Unlike last year, there was no snow on the ground when the show opened. Still, thoughts of hearth and home were stoked by the gleaming display of antique fireplace equipment and accessories at J. Gallagher, North Norwich, N.Y. Owners Jim Gallagher and Ruth Zager were showing a British leather seated fender, circa 1880, along with a large selection of New York federal signed andirons.
The “fire dogs” were pointedly more conceptual in the booth of J.B. Richardson. The Westport, Conn., dealer had a pair of early Twentieth Century examples of iron that had been forged with doggy heads and tails. “They’re good enough to be folk art,” said Jim Richardson.
Early Americana was the main draw at Raccoon Creek Antiques, Oley, Penn., whose owners George Allen and Gordon Wyckoff mounted an eye-pleasing assortment ranging from a mid Nineteenth Century sandpaper painting that was very detailed with people, boats and animals to a diminutive Pennsylvanian blanket chest, 1860, with a strong stylized tulip design. “The show overall seemed pretty active for most dealers,” said Allen. “Marilyn knows how to advertise and gets the crowd there. As in any show, it’s having the right piece for the right person, and then they have to want to buy it. We had extreme interest in some of the higher end rarities we brought to the show, and did sell several items including a Nineteenth Century black and white oil on canvas farmscape. Our follow-ups are usually strong after the show.”
For Newcastle, Maine, dealers Tom Jewett and Charles Berdan, the show was “good with a well rounded crowd. We thought the quality of the show looked great.” They offered, among other items, a fresh, right-out-of-the-home child’s sled, circa 1870, with stylized swan heads in tin, a 1940s hooked rug and several pieces of painted furniture, including a yellow washstand with original decoration, circa 1850.
“A few of our notable sales were a wonderful theorem on paper, a great decorated Snyder, Penn., bench and many smalls,” said Tom Jewett.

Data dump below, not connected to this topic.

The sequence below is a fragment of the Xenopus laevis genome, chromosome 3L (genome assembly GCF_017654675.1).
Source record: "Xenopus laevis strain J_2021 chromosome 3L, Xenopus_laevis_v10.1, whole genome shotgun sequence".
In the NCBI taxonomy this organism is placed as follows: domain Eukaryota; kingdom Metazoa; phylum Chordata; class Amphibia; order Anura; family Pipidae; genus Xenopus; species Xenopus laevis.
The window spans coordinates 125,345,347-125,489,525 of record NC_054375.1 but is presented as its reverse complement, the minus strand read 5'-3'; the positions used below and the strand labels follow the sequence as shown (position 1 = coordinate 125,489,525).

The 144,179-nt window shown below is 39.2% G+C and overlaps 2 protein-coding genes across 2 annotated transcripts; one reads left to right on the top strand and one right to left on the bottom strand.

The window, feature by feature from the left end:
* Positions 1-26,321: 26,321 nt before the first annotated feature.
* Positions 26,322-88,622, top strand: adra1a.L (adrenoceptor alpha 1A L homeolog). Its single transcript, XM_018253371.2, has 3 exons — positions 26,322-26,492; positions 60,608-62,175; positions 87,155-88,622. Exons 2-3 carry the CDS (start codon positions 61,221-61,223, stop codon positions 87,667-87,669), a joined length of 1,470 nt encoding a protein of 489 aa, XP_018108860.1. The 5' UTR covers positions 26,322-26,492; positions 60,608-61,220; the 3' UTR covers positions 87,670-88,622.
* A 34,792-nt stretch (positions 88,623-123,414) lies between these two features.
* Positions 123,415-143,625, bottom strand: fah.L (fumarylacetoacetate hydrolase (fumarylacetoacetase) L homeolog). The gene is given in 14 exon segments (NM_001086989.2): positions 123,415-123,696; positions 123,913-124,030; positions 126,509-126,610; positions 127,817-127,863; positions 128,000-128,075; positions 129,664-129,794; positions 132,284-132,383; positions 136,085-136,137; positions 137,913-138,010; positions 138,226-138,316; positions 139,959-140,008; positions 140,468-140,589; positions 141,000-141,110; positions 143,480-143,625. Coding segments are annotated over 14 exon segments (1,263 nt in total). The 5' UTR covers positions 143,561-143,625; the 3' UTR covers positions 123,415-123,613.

As always, the show presented several fine art dealers, including Jaffe & Thurston of Warwarsing, N.Y., and Blue Heron Interiors of Cohasset, Mass. A one-day show is challenging for such merchandise, said Shelley Brown of Blue Heron Interiors, “because people don’t have the opportunity to go home and think about a purchase, and then return the next day. This can be important, particularly if it is a large piece of furniture, a large painting or other work of art.
“That said, Marilyn puts together a very attractive show filled with wonderful dealers who truly work hard to display their goods artfully. There is a wonderful assortment of antiques and fine art. It would be nice, however, to have another day to connect with customers.”
Brown and partner Jim Puzinas had artfully filled their booth with Nineteenth and Twentieth Century American paintings. Among the gems was an oil on canvas board painting by Frances Hudson Storrs (American, 1860–1945), “Lieutenant River, Old Lyme, CT, 1914,” exemplifying the woman artist’s training by such masters as William Merritt Chase, and “The Rose Arbor” by Hal Robinson (American, 1875–1933), an oil on canvas displaying the artist’s strength as an impressionist painter conveying the first bloom of a colorful rose arbor.
“We had a decent show, selling two paintings and hoping for a couple of follow-ups,” said Brown.
Jewelry is always a best-seller at holiday antiques shows, and Merle Koblenz, the South Kent, Conn., dealer who offers a wide range of precious gold and silver items, enjoyed a successful outing. “One of my most enjoyable sales was a 1920s enameled gold brooch with gemstones to a gal collector who received her graduate gemology degree in 1976 and she knew one of the first few woman gemologists, Eunice Miles, with the Gemological Institute of America.”
For information, 203-762-7257 or www.wiltonhistorical.org.
5 Church Hill Road / Newtown, CT 06470
Mon - Fri / 8:00 am - 5:01 pm